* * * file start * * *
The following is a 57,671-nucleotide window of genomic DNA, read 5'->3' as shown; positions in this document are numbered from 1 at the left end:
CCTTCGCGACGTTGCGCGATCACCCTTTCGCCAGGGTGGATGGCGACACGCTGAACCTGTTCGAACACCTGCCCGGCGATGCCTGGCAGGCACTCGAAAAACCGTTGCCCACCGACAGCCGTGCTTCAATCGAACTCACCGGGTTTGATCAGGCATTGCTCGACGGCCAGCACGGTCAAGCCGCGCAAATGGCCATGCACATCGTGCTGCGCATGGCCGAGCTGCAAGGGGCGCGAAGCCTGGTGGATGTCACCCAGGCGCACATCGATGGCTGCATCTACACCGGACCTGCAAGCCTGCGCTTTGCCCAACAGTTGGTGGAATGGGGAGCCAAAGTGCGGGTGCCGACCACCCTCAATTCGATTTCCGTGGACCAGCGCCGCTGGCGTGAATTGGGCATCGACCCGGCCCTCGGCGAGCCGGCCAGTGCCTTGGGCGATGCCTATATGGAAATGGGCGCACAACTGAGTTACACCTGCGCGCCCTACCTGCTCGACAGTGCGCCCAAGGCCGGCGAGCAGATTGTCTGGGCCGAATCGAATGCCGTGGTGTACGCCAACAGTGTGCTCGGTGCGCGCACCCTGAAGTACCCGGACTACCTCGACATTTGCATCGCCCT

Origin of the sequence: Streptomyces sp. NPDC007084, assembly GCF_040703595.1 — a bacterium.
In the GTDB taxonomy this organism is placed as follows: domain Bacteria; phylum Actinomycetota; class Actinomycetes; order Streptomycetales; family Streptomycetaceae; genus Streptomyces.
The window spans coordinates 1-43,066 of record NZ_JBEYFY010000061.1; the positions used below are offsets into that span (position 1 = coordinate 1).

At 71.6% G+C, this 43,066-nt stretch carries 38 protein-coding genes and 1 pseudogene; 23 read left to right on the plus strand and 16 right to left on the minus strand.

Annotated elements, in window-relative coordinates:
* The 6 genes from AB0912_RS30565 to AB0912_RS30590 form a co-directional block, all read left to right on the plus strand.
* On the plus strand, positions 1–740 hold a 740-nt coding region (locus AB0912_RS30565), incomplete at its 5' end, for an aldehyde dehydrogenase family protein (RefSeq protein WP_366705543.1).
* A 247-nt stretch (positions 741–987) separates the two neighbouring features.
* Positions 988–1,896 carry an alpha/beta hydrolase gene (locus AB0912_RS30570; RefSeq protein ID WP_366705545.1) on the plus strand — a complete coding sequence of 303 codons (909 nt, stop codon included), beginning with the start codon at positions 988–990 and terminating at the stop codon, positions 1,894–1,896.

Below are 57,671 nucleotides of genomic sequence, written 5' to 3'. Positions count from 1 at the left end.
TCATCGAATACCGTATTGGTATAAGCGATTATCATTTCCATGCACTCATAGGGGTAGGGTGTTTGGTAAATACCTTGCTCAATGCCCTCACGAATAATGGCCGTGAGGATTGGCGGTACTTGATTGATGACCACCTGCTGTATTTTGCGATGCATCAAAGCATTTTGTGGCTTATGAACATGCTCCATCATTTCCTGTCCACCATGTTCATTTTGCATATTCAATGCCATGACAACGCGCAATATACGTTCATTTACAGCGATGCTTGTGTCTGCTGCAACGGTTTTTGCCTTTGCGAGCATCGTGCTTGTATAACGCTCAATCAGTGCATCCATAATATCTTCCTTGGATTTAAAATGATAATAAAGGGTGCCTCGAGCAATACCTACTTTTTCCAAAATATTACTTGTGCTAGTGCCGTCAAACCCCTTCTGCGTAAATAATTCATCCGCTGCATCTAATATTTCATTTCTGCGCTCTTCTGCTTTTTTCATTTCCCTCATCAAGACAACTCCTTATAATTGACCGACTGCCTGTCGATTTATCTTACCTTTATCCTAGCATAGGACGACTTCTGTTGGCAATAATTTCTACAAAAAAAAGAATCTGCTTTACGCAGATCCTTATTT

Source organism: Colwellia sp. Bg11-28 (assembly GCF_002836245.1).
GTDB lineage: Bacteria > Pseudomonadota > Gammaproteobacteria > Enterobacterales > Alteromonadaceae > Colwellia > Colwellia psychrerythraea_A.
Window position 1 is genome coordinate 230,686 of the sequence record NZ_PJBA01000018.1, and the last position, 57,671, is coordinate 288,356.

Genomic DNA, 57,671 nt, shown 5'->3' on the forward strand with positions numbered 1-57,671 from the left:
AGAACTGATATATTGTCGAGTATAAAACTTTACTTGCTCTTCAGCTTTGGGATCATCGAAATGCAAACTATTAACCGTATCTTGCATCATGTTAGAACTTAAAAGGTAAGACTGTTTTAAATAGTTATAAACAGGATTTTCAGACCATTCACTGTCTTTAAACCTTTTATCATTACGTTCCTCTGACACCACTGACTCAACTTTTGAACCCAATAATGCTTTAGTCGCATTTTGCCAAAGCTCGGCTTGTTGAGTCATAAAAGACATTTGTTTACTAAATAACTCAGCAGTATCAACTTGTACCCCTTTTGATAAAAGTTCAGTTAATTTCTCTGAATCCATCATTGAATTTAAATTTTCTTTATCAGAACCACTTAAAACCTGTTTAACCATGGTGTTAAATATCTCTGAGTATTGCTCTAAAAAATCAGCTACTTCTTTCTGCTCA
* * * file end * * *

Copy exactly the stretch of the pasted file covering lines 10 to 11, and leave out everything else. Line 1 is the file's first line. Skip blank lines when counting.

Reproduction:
* A 247-nt stretch (positions 741–987) separates the two neighbouring features.
* Positions 988–1,896 carry an alpha/beta hydrolase gene (locus AB0912_RS30570; RefSeq protein ID WP_366705545.1) on the plus strand — a complete coding sequence of 303 codons (909 nt, stop codon included), beginning with the start codon at positions 988–990 and terminating at the stop codon, positions 1,894–1,896.